And wouldn’t you know that this trio of pretty terrible songs is followed by a triad of pretty terrific ones? At exactly the halfway point, as if anticipating vinyl side-switching, “Smile” takes a turn away from that wan cheerleading to its three most unabashedly fun and upbeat tracks. The title song, “Smile” — which is not the Charlie Chaplin perennial, for anyone anticipating that — is a sudden blast of neo-disco that has some real swing on top to go along with the four-on-the-floor beat. That one’s produced by Josh Abraham and Oligee, and makes you wish they were present for more than just one track here. But the following two tracks, “Champane Problems” and “Tucked,” which are much in the same vein, come from the hands of the album’s MVP producers, Johan Carlsson and John Ryan, and are just about as strong. All three tracks feature strings or horns, funk guitar or thick bass, and have ’70s-meets-’20s pizzazz to spare. In other words, they sound a lot like outtakes from Dua Lipa’s “Future Nostalgia,” which is high praise, even if it doesn’t place Perry on the forefront of any crest.

Side 2, as it were, continues in a breezy vein with the Charlie Puth collaboration “Harleys in Hawaii,” a tropical/trap hybrid that actually tends toward the good side of ridiculous with lines like “When I hula, hula, hula / So good you’ll take me to the jeweler, jeweler, jeweler.” Perry has said that the song was actually inspired by motoring around Hawaii with Orlando Bloom, and maybe she has to say that to get a Harley sponsorship or something, but it’s somewhere around the time that she sings “Go ahead, explore the island” that you may be wondering if this song really has as much to do with motorcycles as “Little Red Corvette” did with Corvettes. If it’s as racy as it seems, kudos to her for keeping it subtler than the previous album’s “Bon Apetit” (although that’s not a high bar, considering that “WAP” is probably subtler than “Bon Apetit”).

The last couple of songs mark a return to the earnest, writ large, and not necessarily to the album’s benefit, though you can’t blame the then-mom-to-be for wanting to stick a mature landing. “Only Love” gets gospelly as Perry considers the time left and specifically name-checking mom and dad as folks to check in with before it’s too late — but “big picture” reads as “big production” in the execution by John DeBold, to the tune’s detriment. Things are actually kept pretty intimate on the largely acoustic closer, “What Makes a Woman,” but here the self-celebrating-of-the-sisterhood lyrics that let her down.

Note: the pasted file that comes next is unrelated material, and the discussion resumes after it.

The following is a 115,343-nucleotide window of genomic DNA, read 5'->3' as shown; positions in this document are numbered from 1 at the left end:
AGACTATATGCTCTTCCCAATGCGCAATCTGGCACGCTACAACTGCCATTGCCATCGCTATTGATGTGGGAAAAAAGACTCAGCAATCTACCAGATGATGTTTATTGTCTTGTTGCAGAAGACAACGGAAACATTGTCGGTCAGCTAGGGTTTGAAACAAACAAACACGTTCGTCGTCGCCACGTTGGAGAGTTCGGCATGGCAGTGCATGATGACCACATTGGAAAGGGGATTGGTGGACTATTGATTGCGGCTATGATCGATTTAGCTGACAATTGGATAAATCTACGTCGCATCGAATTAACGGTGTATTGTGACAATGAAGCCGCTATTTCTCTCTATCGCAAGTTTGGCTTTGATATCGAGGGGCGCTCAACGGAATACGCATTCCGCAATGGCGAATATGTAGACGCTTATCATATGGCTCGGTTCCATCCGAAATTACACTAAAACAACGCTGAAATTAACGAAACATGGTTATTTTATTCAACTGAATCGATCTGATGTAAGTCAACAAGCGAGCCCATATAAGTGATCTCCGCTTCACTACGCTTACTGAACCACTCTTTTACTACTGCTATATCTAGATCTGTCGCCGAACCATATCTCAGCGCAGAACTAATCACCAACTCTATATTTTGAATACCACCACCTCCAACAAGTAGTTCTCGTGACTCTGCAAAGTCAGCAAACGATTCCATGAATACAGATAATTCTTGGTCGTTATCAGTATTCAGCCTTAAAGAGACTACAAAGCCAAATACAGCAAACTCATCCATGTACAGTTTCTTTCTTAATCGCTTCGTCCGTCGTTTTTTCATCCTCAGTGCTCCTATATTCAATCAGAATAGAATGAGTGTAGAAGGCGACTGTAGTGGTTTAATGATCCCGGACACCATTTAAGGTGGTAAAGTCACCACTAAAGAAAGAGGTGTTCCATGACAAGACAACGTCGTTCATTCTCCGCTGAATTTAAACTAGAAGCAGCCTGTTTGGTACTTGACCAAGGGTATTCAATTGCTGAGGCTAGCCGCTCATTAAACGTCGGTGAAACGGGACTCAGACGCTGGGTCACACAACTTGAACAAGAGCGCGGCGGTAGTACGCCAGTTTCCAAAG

(It’s probably worth mentioning that two of the six singles Perry released in the last year aren’t on the album, or at least have been saved for deluxe editions — “Never Worn White,” the balladic ardency of which she sensed wouldn’t wear well in context on repeat listens, and “Small Talk,” a second Puth collaboration, which is a loss, since it’s awkwardness-with-an-ex lyrics are among the best Perry’s written.)

“Smile” does benefit from not having the same kind of radically split personality as 2017’s “WItness,” which had one of her career-finest singles, “Chained to the Rhythm,” counterbalanced in every way by her two worst, “Bon Apetit” and “Swish Swish.” And yet — confession time here — don’t we miss the off-the-scale craziness of those horrible songs as a side of Perry she shouldn’t completely leave behind? Maybe it’ll be back once Daisy has a few years on her and Perry isn’t feeling like the overly Robyn-redolent, dance-floor sadness of “Teary Eyes” or this album’s string of “Hang in there, girl” anthems aren’t her sole options for acting her age.

Perry was probably on the right track a year ago with “Never Really Over,” even if it only returned her to the top 20 last year and not the top 10. It stands above so many of the others on “Smile” by mixing an upbeat tone with resigned lyrics. Perry is understandably seeing a sky full of promise right now, but it’s still hard to beat a good song about fireworks that fizzled.

Katy Perry’s ‘Smile’ Gets Lost Looking for Life Lessons on the Dance Floor: Album Review